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Health

PRI's The World

How Liberians confronting Ebola manage to keep calm while Americans panic

Monday, October 20, 2014

New York Times Pentagon correspondent Helene Cooper was born in Liberia. She admits when she recently returned to West Africa to report on Ebola, she was scared. But Cooper says she found Liberians confronting the outbreak with an impressive calm.

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PRI's The World

Facebook can learn from Israel when it comes to freezing women's eggs

Monday, October 20, 2014

Facebook and Apple made headlines by announcing they would include egg-freezing as a benefit for female employees. But in Israel, reproductive technologies like egg-freezing and In Vitro Fertilization are encouraged and even sponsored by the state healthcare system.

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Parkinson's Drugs Can Be A Gateway To Sin

Monday, October 20, 2014

Researchers call for stronger safety warnings on drugs called dopamine agonists because they can trigger self-destructive, obsessional behavior in some people.

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The New Yorker: Out Loud

Outsmarting Ebola

Monday, October 20, 2014

Richard Preston, author of the 1994 best-seller “The Hot Zone,” about the origins of Ebola, clears up some misconceptions about the current outbreak.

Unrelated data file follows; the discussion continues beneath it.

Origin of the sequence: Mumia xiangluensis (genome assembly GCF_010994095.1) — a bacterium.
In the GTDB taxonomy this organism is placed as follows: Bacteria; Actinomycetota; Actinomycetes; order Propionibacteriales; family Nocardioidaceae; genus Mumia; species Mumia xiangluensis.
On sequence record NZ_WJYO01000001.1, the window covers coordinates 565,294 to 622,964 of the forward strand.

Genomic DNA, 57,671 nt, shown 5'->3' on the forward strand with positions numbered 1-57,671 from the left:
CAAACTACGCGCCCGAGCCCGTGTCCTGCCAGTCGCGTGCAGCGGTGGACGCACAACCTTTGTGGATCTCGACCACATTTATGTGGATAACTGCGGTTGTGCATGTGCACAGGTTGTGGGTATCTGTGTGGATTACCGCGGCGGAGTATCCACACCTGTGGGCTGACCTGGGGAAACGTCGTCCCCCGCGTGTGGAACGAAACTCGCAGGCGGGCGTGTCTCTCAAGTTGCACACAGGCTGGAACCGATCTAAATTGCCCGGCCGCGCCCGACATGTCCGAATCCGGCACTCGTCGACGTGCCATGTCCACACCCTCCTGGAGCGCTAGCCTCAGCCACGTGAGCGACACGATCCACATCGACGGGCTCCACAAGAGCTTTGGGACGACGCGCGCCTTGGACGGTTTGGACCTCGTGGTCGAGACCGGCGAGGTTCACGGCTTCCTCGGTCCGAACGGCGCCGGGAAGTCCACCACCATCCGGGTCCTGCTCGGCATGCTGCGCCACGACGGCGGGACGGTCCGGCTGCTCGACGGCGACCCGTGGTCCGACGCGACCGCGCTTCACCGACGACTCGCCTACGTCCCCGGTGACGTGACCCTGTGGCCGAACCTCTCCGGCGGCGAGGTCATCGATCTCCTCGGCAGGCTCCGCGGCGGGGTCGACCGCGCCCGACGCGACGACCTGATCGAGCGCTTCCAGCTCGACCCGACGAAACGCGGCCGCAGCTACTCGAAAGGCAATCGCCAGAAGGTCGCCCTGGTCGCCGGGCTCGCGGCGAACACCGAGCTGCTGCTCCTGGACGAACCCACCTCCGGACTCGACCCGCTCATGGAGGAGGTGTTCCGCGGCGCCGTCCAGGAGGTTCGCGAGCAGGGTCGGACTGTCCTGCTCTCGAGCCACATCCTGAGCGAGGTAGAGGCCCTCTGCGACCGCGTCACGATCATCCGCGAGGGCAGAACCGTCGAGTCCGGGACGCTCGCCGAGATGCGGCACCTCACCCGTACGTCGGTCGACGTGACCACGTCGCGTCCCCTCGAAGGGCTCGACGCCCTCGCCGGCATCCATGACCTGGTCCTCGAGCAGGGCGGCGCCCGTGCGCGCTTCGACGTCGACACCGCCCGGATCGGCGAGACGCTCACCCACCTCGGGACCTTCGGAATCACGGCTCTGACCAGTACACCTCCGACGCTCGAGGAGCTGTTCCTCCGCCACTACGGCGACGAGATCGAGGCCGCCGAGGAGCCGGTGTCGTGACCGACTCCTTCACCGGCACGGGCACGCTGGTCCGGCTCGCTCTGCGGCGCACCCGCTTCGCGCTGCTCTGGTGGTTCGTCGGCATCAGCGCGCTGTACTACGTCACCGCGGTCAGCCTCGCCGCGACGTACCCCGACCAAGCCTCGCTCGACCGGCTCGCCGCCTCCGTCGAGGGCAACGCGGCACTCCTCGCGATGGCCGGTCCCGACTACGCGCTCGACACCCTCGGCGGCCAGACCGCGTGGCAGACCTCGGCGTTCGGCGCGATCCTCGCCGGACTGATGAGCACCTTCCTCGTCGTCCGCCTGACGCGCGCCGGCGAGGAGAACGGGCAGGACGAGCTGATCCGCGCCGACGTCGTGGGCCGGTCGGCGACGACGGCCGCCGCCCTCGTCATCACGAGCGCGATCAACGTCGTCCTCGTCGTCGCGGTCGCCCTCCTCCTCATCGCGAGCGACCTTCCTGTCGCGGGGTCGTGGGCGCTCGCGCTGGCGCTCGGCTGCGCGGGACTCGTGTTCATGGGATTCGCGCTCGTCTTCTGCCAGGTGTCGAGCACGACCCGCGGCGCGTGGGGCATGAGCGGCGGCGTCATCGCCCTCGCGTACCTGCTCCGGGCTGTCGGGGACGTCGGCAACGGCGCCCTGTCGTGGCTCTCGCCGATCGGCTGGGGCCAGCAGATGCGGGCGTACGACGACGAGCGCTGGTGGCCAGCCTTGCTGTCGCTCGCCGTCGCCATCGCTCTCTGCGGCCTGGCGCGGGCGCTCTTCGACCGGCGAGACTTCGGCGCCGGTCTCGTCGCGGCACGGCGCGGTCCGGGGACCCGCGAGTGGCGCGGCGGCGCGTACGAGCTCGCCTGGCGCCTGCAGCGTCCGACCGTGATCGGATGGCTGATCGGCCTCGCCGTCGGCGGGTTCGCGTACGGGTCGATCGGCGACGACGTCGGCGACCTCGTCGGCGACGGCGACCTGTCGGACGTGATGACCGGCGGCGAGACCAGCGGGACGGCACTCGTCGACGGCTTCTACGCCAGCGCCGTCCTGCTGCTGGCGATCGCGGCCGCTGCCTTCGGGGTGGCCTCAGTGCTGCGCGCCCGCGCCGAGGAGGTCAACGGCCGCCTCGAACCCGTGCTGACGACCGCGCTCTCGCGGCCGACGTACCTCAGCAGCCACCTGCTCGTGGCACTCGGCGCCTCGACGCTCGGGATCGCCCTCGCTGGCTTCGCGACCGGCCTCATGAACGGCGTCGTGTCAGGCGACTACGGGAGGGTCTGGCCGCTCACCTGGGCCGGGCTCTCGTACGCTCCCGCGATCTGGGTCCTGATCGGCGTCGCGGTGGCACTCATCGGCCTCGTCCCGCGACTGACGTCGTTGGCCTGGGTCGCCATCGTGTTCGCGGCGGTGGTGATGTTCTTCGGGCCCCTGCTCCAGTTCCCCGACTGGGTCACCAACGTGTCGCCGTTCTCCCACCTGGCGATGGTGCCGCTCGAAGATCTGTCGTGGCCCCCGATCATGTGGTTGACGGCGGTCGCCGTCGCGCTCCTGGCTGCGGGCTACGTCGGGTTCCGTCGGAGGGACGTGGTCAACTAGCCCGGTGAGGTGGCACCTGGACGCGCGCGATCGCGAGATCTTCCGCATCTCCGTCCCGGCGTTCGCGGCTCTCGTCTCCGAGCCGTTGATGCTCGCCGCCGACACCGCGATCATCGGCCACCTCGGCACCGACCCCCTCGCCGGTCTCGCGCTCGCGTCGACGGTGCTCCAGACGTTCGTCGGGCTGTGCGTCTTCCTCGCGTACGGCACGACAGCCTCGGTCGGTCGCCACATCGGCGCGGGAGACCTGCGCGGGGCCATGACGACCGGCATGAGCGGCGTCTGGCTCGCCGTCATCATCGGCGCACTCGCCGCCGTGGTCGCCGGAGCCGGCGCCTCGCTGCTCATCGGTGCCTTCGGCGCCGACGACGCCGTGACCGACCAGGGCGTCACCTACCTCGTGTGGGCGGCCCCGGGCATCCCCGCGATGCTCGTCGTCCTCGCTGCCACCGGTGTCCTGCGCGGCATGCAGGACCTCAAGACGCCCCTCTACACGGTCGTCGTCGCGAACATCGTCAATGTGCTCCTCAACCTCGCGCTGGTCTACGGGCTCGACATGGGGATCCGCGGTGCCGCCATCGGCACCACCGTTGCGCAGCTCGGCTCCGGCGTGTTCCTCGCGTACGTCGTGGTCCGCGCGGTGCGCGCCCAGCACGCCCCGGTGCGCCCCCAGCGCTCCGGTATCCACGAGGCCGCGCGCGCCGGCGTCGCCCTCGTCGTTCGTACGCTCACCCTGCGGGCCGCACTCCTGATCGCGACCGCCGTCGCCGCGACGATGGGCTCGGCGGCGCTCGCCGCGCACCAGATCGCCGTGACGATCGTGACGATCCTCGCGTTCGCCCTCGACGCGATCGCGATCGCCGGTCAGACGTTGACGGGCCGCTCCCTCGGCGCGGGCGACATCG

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All Things Considered

Nurse Who Contracted Ebola Finds Support From Vietnamese-American Community

Monday, October 20, 2014

The Vietnamese-American community is rallying behind Dallas nurse Nina Pham, who contracted Ebola while treating patient Thomas Eric Duncan.

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All Things Considered

CDC Releasing New Guidelines For Health Workers Treating Ebola

Monday, October 20, 2014

The CDC is issuing new guidelines for how hospital workers should protect themselves from Ebola. The revised guidelines come after the virus spread from a Liberian traveler to two nurses in Texas.

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All Things Considered

Quarantine Ending For 43 People In Contact With U.S. Ebola Victim

Monday, October 20, 2014

Host Audie Cornish speaks to NPR's Nell Greenfieldboyce about the end of the 21-day monitoring period for the 43 people who had come into contact with Ebola victim Thomas Eric Duncan.

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Eye Phone? Your Next Eye Exam Might Be Done With Your Phone

Monday, October 20, 2014

Doctors need to look at the eyes to diagnose disease, but the machines they use are big and expensive. An iPhone or tablet may do as well, scientists say, bringing eye care to the underserved.

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Plane Of Good Samaritans: Why Fly To (And From) West Africa

Monday, October 20, 2014

On the plane to Monrovia, our NPR correspondent saw the best of human nature in the passengers on board. Almost all of them were headed to Liberia to lend a helping hand.

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Latest Developments In The Ebola Story

Monday, October 20, 2014